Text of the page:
What is 5g? Ultimate guide
We’ve only recently started using 4G but the mobile industry is already preparing for the next big speed boost...
The next generation of mobile communications will use a very high-frequency spectrum, which Ofcom says will be above 6GHz. Since this is largely unoccupied certainly in comparison to most of the frequency bands that lie below it gives 5G services free rein to use large blocks of the spectrum for the fastest speeds.
At that frequency, though, the signals don't have the same travel range. A technology called Multiple input Multiple output, or MiMo, will be employed, using lots of small antennae. This will speed up data streams, but will also mean a greater proliferation of base stations.
On ABC's The Business programme in Australia in 2014, the current Prime Minister Malcolm Turnbull said a 5G base station may have to be placed on every house and lamp post to deliver high speed internet to the whole country.
But what else will 5G be useful for?
One possibility thrown up by Samsung and Deutsche Telekom at the recent Mobile World Congress Conference in Barcelona relates to advanced healthcare procedures. The companies showed how ultra-low latency technology could be used by a robot to pick up a ball in just 0.75 milliseconds, highlighting how this kind of fast-reacting network feedback would allow for the most intricate remote surgery. Antje Williams, head of Deutsche Telecom's 5G programme, said it would also prove useful with self-driving cars where fast reactions during journeys will be crucial.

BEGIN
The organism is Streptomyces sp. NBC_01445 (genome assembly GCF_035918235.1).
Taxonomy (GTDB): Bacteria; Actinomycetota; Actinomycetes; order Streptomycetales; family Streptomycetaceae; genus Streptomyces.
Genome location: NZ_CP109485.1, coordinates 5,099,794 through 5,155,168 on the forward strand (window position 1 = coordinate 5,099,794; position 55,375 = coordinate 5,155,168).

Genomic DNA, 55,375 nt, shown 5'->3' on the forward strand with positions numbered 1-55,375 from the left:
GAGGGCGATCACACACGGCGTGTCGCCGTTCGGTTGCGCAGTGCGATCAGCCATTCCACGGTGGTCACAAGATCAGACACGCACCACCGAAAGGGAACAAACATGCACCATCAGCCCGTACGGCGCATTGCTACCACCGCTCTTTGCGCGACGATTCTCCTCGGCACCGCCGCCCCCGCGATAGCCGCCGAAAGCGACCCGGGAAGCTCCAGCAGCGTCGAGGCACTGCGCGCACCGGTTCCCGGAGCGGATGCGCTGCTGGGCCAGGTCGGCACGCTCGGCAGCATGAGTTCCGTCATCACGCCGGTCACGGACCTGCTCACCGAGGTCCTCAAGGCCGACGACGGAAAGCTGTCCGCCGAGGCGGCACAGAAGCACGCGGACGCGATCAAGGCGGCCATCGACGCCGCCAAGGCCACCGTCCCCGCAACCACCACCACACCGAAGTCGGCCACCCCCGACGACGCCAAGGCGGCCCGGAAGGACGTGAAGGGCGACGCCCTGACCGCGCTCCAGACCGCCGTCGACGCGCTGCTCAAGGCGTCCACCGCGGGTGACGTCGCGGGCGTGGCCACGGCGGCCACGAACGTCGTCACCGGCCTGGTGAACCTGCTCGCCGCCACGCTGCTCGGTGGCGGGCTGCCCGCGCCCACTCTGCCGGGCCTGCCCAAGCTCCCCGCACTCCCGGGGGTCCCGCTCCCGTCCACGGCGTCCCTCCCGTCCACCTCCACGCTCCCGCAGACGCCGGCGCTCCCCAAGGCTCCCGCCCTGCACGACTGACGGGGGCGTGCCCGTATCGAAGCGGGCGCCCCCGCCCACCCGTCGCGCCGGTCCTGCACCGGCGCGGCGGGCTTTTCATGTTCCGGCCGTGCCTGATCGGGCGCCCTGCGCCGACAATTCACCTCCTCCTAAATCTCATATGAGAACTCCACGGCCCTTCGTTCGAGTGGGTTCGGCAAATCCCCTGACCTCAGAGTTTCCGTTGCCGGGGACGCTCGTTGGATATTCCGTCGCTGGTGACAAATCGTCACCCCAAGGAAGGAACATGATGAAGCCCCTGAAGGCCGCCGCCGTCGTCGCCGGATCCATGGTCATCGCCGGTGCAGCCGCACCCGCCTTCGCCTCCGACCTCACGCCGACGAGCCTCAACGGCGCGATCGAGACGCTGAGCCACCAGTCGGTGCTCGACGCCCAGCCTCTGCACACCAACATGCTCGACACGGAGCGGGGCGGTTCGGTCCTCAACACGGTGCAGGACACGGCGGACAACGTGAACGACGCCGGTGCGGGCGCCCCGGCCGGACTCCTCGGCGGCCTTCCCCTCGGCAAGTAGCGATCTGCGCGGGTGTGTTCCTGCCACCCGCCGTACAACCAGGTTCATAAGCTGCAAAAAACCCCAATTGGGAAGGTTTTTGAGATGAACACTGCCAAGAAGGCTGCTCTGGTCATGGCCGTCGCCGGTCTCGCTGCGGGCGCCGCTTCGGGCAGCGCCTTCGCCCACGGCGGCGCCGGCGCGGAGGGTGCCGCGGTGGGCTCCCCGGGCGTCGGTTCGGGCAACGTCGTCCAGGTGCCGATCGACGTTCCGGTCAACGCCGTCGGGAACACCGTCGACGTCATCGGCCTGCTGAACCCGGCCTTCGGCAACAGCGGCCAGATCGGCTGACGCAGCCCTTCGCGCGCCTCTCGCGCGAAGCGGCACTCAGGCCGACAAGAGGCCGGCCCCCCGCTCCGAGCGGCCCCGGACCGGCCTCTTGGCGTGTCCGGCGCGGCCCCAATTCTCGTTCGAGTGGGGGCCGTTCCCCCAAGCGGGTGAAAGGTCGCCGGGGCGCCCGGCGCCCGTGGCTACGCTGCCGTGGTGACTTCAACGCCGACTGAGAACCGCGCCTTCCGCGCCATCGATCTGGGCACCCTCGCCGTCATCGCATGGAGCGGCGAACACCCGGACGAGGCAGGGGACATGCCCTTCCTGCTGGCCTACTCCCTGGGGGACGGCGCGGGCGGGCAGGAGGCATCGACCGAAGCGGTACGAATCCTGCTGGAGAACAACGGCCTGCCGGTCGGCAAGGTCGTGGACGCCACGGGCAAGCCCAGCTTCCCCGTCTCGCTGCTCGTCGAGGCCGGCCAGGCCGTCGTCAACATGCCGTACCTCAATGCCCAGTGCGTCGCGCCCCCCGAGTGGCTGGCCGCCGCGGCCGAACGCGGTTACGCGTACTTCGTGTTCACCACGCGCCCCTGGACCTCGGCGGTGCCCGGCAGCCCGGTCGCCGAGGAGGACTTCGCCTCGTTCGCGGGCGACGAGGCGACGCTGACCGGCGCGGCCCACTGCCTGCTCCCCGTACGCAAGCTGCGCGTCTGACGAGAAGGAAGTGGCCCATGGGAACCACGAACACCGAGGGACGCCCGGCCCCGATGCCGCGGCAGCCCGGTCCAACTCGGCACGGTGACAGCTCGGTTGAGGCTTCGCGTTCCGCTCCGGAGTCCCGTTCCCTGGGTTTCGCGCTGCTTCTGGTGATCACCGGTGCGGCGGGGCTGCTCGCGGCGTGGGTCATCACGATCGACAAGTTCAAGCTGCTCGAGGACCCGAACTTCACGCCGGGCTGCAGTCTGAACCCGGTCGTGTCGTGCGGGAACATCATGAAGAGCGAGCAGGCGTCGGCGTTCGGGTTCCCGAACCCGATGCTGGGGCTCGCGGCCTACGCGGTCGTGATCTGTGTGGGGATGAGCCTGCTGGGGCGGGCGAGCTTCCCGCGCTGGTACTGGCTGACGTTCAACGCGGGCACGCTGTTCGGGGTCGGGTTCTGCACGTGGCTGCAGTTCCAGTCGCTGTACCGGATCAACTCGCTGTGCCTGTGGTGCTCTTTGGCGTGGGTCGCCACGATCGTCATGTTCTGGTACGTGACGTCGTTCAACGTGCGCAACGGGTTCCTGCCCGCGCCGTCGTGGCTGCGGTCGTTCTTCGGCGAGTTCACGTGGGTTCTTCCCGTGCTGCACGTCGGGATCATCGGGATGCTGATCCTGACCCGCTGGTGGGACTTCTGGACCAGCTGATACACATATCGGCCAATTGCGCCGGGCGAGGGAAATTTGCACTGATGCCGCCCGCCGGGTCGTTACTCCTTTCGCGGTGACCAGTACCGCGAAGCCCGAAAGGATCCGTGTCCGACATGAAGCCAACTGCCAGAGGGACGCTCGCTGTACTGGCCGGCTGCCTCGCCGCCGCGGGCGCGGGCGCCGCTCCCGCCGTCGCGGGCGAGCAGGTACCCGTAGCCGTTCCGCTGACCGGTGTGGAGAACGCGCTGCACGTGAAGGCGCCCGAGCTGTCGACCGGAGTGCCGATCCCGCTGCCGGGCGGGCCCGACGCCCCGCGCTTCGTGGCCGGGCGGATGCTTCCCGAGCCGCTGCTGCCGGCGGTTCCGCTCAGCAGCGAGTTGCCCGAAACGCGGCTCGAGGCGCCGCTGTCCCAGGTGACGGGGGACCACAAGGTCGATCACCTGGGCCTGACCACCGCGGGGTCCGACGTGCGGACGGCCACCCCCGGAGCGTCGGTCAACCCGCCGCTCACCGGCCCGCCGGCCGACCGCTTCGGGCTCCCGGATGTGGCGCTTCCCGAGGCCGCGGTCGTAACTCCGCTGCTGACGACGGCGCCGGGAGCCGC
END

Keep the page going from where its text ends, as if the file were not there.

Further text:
Will I need to buy a new phone?
You will, because the handset needs to be compatible with the 5G standard. But don't worry about this too much by the time we get to enjoy 5G, you'll be due an upgrade anyway.
Does everyone want 5G?
Yes and no. It will make life easier for consumers and the business world is spying a chance to make money one study says the 5G wireless market could be worth $250bn by 2025 but there are some reservations. At Mobile World Congress, Facebook CEO Mark Zuckerberg said he wanted to make sure "we're serving everyone in the world and not just serving the people that already have internet by getting them faster internet". Even so, he still hoped one of the "killer applications of 5G" would be virtual reality no surprise, given that Facebook bought Oculus VR for $2bn in 2014.
How far away are we from a rollout of 5G?
The smart money is on 2020 but, in the meantime, a standard needs to be established and this is likely to take a while. That said, Intel is making major headway with 5G and is working with a number of networks including AT&T, Verizon, Huawei and ZTE. Intel hopes to be backing the right horse this time, having made a mistake with 4G by throwing its weight behind WiMAX, which eventually lost out to LTE. There are also limited trials of 5G taking place in labs and in the field, such as the real-world testing in Texas, Oregon and New Jersey of multi-gigabit-per-second speeds.
What is the situation in the UK?
There have been various pledges over the years. In 2014, London Mayor Boris Johnson said that he wanted the capital to have the world's first major 5G mobile network by 2020 and much work is being carried out with the University of Surrey to make this happen. EE, which introduced 4G to the UK, currently only plans to roll out 5G by 2022, but either way this fits in with successive mobile internet standards increasing every decade or so.
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